Part Human, Part Robot: Wall Street firms are using data analytics to lower the expense of high turnover and find candidates who are a good fit but are getting overlooked by hiring managers. But whether these algorithms will fix the industry's diversity imbalance or reinforce it remains to be seen, especially since fallible humans will be deciding what goes into those algorithms. Currently, there's a tendency at investment banks to focus on a slim selection of schools and established networks when seeking candidates for lucrative jobs — a pipeline that lacks women, racial minorities, and individuals not raised by wealthy families. The investment banks then fulfill diversity quotas by hiring minority and female candidates for less lucrative jobs.
Creating Confidence: In any career, confidence is just as important as competence, yet many highly qualified women are reluctant to step up for new roles, says Racquel Oden, a managing director in Merrill Lynch's New York office. She recommends four practices that help her foster greater confidence: embracing risk, playing to strengths, taking advantage of change and owning and learning from mistakes. The confidence gap between men and women often surfaces in discussions of gender equality in the workplace, especially since a certain hotly-debated feature on the issue emerged two years ago.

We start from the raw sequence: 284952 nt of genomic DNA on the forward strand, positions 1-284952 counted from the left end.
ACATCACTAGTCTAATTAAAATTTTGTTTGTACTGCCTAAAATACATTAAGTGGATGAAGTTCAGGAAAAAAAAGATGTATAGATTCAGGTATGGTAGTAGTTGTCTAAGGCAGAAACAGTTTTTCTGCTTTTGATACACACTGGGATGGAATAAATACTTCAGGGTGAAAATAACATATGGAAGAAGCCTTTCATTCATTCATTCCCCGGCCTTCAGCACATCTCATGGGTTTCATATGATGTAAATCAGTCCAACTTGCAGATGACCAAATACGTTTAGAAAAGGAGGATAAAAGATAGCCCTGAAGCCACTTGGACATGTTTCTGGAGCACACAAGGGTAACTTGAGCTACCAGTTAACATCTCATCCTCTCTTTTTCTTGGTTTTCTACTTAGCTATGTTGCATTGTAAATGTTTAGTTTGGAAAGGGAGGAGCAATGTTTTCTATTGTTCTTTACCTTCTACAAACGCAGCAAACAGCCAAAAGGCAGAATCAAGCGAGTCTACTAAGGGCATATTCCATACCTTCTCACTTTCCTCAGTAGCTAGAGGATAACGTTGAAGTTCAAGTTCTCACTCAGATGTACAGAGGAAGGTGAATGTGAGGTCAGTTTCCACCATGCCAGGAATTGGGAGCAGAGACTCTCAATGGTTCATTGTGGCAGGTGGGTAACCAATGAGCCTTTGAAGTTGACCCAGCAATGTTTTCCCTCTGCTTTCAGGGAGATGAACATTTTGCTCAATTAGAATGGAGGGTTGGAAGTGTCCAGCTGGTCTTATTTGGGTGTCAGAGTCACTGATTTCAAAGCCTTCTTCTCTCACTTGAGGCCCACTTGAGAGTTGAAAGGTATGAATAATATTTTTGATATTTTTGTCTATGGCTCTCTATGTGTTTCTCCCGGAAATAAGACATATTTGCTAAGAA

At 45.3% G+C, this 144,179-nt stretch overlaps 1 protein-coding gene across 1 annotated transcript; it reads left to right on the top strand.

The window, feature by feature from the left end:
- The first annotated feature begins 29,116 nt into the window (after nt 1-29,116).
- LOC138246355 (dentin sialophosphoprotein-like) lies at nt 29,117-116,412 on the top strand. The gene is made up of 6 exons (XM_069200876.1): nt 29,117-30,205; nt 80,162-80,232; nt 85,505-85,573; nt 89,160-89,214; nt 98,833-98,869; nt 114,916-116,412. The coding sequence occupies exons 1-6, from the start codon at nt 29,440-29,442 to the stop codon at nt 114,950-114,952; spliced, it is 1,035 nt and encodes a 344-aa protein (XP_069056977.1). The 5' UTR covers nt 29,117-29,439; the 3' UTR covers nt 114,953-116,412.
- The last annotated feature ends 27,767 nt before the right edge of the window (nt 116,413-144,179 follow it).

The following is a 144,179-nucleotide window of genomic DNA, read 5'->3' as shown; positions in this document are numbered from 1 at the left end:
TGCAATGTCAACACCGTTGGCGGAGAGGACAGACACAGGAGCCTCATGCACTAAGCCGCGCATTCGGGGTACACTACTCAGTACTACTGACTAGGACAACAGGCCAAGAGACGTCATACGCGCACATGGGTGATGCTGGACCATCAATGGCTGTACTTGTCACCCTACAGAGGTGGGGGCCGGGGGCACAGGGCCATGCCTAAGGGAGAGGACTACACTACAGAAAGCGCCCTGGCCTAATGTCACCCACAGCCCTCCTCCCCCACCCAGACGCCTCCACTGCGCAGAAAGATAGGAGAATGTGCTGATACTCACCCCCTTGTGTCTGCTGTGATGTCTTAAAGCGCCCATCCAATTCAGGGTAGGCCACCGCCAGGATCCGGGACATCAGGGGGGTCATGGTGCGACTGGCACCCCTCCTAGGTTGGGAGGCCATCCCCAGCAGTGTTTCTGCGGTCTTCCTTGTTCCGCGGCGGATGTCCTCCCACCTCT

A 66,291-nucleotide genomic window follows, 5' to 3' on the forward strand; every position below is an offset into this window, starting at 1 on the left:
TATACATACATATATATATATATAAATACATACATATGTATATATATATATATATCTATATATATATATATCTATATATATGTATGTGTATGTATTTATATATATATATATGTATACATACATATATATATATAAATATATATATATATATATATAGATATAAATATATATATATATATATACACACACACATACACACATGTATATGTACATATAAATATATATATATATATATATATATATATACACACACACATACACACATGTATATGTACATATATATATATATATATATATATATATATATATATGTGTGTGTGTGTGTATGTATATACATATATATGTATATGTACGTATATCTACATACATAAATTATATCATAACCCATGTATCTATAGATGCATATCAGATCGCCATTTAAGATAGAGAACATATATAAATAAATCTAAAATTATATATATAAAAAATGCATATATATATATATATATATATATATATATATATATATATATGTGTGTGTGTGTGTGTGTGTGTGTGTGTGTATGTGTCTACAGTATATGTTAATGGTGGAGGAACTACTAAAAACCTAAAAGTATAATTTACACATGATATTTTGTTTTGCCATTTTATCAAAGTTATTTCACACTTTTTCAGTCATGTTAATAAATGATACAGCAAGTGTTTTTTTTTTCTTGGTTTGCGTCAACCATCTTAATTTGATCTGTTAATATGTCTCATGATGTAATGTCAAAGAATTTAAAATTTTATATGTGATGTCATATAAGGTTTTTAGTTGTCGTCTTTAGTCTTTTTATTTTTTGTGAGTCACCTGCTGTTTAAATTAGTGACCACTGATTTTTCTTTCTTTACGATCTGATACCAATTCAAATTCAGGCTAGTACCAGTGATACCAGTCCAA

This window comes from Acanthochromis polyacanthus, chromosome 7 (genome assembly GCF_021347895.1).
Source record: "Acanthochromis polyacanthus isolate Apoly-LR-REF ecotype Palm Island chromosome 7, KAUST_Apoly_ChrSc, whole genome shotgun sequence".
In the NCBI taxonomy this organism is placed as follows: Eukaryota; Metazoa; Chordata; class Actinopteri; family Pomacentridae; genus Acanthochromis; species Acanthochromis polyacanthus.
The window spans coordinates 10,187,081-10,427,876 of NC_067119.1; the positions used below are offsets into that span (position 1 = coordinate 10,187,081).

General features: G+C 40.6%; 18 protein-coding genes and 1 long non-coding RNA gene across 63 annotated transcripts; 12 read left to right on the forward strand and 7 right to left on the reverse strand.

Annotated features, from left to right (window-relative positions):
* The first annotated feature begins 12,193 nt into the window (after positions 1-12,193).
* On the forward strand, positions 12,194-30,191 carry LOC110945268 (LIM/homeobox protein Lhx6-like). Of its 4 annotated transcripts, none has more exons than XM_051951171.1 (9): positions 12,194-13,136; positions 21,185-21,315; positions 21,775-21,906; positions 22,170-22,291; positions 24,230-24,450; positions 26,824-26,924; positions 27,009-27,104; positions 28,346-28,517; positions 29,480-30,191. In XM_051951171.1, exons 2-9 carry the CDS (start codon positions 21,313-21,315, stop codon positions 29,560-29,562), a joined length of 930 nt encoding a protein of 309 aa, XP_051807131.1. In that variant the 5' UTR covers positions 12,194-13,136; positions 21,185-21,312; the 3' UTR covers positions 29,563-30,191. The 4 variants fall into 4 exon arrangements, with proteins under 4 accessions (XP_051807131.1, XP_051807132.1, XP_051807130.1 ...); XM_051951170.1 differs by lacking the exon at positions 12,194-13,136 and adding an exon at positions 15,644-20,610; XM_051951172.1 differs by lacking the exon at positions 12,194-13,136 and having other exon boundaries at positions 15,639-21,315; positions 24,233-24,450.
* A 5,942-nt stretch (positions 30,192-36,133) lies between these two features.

Blockchain for Supply Chains: Blythe Masters often describes blockchain technology as revolutionary for financial services firms, but this week she talked up how it has potential applications in other industries as well. "In terms of the audience in this room, probably something that many, if not all, of you have in common is the challenge of supply-chain management or dispute resolution in various business contexts," said the former JPMorgan Chase executive who is now CEO of the blockchain software company Digital Asset Holdings, speaking in front of an audience of chief financial officers. "Those are the types of contexts in which blockchain technology has the greatest potential upside." The technology can help save costs and reduce errors, she said.